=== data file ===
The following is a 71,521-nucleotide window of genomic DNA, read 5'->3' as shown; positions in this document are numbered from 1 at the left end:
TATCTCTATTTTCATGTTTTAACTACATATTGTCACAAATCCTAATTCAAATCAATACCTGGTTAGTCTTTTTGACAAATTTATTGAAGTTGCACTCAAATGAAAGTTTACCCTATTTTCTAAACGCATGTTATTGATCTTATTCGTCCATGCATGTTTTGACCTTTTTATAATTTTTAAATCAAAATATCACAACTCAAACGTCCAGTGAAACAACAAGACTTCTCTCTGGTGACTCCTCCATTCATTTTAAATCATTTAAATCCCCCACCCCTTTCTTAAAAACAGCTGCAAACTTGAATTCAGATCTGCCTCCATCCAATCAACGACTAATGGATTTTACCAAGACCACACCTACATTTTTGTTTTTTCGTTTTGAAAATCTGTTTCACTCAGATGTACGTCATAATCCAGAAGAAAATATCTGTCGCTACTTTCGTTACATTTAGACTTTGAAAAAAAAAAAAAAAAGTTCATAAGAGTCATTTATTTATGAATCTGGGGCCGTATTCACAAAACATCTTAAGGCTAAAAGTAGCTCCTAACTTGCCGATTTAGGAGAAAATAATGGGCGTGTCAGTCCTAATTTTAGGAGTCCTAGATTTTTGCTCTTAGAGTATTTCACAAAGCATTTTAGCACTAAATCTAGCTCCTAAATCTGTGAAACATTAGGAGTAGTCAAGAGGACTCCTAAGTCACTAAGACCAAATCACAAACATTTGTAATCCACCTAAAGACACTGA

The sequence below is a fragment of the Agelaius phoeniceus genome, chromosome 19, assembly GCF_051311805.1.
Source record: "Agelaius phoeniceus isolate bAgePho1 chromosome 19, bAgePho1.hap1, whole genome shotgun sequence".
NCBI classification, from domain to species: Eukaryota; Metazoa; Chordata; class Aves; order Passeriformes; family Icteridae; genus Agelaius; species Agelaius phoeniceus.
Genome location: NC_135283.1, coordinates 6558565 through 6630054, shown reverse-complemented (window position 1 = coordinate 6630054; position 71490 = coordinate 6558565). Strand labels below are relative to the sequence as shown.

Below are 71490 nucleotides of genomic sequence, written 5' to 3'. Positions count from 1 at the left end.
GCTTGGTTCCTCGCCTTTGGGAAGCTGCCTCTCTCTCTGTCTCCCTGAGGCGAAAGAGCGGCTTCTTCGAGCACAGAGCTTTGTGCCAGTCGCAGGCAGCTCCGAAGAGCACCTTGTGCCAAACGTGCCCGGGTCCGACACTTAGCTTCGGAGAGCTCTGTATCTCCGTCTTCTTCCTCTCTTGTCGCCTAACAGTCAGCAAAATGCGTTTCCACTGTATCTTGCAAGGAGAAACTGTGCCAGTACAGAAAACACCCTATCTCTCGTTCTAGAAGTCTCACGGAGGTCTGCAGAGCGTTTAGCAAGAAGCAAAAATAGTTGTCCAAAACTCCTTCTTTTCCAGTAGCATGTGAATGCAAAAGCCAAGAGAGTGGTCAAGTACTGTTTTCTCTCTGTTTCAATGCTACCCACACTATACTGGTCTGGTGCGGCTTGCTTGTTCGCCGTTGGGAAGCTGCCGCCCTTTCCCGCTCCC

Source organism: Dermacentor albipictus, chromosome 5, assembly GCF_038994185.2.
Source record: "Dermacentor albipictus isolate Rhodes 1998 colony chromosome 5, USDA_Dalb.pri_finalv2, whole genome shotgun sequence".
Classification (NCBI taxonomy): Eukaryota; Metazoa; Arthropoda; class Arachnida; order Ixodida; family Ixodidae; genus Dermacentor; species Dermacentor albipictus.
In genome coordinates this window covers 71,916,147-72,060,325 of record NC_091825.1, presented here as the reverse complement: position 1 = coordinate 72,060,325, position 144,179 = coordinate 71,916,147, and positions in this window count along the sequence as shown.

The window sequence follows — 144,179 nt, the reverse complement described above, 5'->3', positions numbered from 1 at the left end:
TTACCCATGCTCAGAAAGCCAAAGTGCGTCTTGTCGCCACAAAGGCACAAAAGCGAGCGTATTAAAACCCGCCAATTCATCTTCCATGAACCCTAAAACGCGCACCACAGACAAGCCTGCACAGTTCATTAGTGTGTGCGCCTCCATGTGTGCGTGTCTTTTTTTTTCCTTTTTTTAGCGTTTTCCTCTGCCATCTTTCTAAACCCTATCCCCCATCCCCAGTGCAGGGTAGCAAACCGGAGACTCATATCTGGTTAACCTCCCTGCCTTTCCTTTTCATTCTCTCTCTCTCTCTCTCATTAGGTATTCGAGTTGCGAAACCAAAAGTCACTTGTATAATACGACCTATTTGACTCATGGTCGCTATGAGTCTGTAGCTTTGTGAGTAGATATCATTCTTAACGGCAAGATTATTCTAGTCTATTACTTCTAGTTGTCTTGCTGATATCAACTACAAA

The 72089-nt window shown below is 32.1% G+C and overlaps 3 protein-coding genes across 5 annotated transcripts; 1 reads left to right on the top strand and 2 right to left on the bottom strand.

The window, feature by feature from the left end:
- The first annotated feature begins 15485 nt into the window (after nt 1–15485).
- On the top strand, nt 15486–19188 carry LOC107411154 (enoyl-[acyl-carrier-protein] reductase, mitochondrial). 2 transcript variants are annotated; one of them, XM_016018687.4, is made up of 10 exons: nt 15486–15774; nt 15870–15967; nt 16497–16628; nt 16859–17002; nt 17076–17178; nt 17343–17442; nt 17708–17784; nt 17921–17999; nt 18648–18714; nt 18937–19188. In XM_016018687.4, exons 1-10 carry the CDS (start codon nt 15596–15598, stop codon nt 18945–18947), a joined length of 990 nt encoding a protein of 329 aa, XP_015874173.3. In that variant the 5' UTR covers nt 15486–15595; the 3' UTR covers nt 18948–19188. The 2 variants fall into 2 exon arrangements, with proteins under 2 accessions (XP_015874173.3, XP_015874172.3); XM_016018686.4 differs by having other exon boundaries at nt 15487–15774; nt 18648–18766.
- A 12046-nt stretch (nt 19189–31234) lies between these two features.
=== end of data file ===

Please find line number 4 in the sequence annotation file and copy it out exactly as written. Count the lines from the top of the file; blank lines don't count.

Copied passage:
Source record: "Agelaius phoeniceus isolate bAgePho1 chromosome 19, bAgePho1.hap1, whole genome shotgun sequence".